Architizer chatted with YU Ting, chief architect of Wutopia Lab, to learn more about this project.
Architizer: What inspired the initial concept for your design?
YU Ting: One of the main attractions of traditional Chinese culture is that everyday places can be elevated to sacred spaces through the construction of shared memories. I think of chocolate. Reinvented by the Shanghai food industry (including the predecessor of the Bright Food Group), milk chocolate was a boon to the Chinese during that period of material scarcity. It was also once an integral part of the dietary memory of Shanghai people.
What do you believe is the most unique or ‘standout’ component of the project?
What I think is unique is how well the structural elements are concealed, we have combined the structural steel columns with the installation of the sun panels through 13 8.5cm high steel beams with a horizontal 9.6m span to connect the 6cm square steel columns. The thin steel sheet roof is then covered to frame the lightweight, translucent polycarbonate panel cloud doors.
What was the greatest design challenge you faced during the project, and how did you navigate it?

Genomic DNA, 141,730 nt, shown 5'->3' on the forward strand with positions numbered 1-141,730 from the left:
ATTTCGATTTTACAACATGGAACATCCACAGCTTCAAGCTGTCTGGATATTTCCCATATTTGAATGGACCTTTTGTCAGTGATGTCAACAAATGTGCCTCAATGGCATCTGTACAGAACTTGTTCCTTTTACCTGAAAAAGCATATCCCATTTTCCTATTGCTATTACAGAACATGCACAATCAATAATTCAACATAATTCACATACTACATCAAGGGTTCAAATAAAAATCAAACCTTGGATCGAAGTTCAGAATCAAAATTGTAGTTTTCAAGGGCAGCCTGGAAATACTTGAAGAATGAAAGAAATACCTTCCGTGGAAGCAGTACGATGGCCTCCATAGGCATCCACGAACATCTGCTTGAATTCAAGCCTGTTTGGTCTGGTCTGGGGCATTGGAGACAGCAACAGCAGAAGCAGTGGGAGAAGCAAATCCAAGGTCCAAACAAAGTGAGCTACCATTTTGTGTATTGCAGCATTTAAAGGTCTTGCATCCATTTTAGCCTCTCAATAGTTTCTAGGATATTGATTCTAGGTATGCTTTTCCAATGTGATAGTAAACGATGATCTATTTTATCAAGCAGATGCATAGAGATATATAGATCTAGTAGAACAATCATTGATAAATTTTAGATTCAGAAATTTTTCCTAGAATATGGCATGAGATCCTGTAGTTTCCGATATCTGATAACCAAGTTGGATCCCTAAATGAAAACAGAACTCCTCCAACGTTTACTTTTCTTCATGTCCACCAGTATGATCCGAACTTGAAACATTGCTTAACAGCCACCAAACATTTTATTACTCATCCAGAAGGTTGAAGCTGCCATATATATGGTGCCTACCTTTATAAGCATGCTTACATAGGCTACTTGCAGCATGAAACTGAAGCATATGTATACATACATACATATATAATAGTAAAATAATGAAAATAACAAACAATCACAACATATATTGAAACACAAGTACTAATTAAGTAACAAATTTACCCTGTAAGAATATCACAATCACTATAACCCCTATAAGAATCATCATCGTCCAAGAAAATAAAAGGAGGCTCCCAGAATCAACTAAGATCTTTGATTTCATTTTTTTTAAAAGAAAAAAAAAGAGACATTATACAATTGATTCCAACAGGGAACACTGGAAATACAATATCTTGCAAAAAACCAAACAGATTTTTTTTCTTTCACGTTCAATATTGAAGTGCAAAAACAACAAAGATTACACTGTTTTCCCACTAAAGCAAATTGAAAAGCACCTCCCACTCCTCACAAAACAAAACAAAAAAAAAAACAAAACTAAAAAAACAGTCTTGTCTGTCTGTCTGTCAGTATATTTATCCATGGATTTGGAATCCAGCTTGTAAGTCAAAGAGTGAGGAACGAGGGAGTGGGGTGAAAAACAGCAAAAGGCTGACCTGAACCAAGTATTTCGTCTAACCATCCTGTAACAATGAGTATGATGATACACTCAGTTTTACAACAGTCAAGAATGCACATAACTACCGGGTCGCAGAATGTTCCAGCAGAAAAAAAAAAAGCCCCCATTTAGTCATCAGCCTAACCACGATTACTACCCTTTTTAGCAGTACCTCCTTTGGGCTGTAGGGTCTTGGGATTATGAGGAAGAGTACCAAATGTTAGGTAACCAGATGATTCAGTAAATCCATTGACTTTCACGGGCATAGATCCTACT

We wanted to make this small house lightly suspended and light-emitting in its entirety, so I designed a brown semi-circular pool suspended above the river as a base to separate the pump house from the surrounding everyday landscape, which symbolises chocolate. The old pump house was replaced by a new structure of 13 translucent polycarbonate panels with light strips embedded in them, standing above the water, symbolising milk.
Credits / Team Members
Project Architect: Mu Zhilin Design Team: Nan Xu, Kejie Mi
Structural Consultant: Miao Binhai Lighting Consultant: Zhang Chenlu
Products / Materials
For more on Shrine of Everyman, please visit the in-depth project page on Architizer.